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So I figured now that it's warm weather it's time for a new pour...

Was stuck between an interesting bottle of Rowan Creek small batch bourbon, and striking out in a totally new direction, so....new direction it is!

Walked out of the door with a bottle of Ron Cartavio Añejo Reserva, which is pretty okay (no illusions about getting outstanding drink for 13 bucks a fifth) but have no clue where it fits in on the grand scheme of distilled cane-y goodness...t's good, just not...awe inspiring? A lot more tasty with a bit of ice or well water, and opens up to a nice buttery vanilla tone, but I imagine there's better there--of the shelves I inspected the only names I really recognized were Cruzan and 10 cane, both of which i suppose are well respected, aren't they?

I guess most of my confusion is that I was shooting from the hip, so to speak, and I know that, say, 20 bucks can buy a pretty good bourbon, a passable scotch, but I don't know how good rum fits into the scheme of things

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As a class, decent rums are very affordable. Thirteen dollars or thereabouts will get you a very good white rum -- at least in my area, Cruzan 2-year old, Flor de Cana 4 and Appleton white are all less than $15. If you can find Montecristo Premium Blend, it will be about $20, and might be worth it.

But $13 for a good anejo seems suspiciously cheap. I'm not familiar with Cartavio, but Brugal is usually $17-20, as are Bacardi 8 and Cruzan Single Barrel. And like anything else, when you get into carefully-tended limited-supply products, the sky's the limit.

Dave Scantland
Executive director
dscantland@eGstaff.org
eG Ethics signatory

Eat more chicken skin.

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Another direction to try that I found to a great surprise is Anguilla Pyrat Rum. It is imported by the folks who bring you Patron (overpriced and overrated, but that's a different post...) The Pyrat has characteristics more suited to a brandy or Calvados, with an amazing heady aroma. Definitely not for everyone, but if you were considering small batch bourbon and appreciate a good scotch whiskey, this might be right up your alley. The fact that it is unlike what Americans consider Rum means that it is often discounted. granted it isn't $13 a fifth, but more like $27. I have seen it on sale for $22.

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Metusalem Classico, Brugal Anj, Sailor Jerrys, Cruzan Navy strength (black strap, you will never go near Gostlings again) both Pomparo's, Coruba (Myers will never get another dollar from you).

A DUSTY SHAKER LEADS TO A THIRSTY LIFE

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  • 1 year later...

At my website I've identified a bunch of great rums for $20 or less. For example Barbancourt Five Star, perhaps the best of the cane juice rums and rated as one of the great rums of the world...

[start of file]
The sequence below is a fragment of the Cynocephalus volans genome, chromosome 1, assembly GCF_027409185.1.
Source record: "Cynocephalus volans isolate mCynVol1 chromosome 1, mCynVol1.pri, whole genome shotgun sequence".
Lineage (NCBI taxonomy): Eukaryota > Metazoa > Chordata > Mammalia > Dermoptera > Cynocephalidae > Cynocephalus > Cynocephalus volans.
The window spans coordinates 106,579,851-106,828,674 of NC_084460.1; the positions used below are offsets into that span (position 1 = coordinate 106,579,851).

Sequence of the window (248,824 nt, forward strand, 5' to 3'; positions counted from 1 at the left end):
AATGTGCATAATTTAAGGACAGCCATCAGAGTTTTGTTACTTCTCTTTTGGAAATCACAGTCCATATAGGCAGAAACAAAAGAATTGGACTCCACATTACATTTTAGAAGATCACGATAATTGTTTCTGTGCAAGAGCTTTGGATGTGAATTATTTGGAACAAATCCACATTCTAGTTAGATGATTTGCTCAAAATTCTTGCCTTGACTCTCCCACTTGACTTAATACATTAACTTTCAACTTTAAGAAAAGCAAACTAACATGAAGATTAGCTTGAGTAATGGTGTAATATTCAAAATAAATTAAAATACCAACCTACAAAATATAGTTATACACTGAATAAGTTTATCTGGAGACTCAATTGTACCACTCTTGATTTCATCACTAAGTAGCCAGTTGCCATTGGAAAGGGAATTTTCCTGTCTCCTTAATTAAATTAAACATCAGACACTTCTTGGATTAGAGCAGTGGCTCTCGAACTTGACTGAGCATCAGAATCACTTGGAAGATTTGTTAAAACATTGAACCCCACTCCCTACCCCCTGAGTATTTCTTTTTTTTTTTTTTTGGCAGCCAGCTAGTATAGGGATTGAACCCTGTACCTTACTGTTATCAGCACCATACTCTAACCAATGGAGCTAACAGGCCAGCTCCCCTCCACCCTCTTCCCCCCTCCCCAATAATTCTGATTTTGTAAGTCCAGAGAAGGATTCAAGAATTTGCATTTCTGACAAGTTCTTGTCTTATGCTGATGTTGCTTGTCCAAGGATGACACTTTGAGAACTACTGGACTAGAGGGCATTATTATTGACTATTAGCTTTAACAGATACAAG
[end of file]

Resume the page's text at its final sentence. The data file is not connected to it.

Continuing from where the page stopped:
Just $18.

The Three Star version, which would be rated superior by most reviewers is closer to $14. Now mind you, these rums are not swill, they are not average, they are not good - no, they are exceptional...

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  • 2 years later...

Resurrecting this ancient thread to ask a question.

I'm trying to improve our rum selection, but I'm still learning about this incredibly diverse spirit.

If you were to have only four bottles of rum behind your bar, which would they be?

What about five bottles? Six?

Pip Hanson | Marvel Bar

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Wow. Good question.

1. Light Rum: Ron Matusalem Platino (or Flor de Cana Extra Dry or Cruzan Light). All three are great for mixing, but my very first real Daiquiri was made with Matusalem so they just don't taste the same to me with any other rum. All three can be had for about $15 - $18 each.

2. Amber Rum: Flor de Cana Gold or El Dorado 5 Year (or Cruzan Amber). Also great for mixing. All are about $18 each.

3. Dark Rum: Goslings Black Seal. This is a great rum for punches. They also have a 151 proof version that is excellent. About $18.

4. Aged Rum: El Dorado 15 Year or Flor de Cana Centenario 12 Year or Ron Matusalem Gran Reserva. All are perfect for sipping. I can't decide which is my favorite (although I'm leaning towards the El Dorado). All are near $35.

If you're adding a #5. Clement VSOP. It's a Rum Agricole, and has a funky aftertaste that once you get used to you love. Combined with an aged Jamaican rum (like Appleton 12 Yr), it makes a great Mai Tai.

If you're adding #6, make it Smith and Cross Traditional Jamaican Rum. I still haven't run out of cocktails, punches, Tiki drinks, etc. that can be improved by a dash of this stuff. It's pretty amazing.

This is just my two cents worth. I'm sure others will have completely different lists. I'm looking forward to seeing other peoples' takes on this.

Have fun,

Dan

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Only four bottles is a tough one.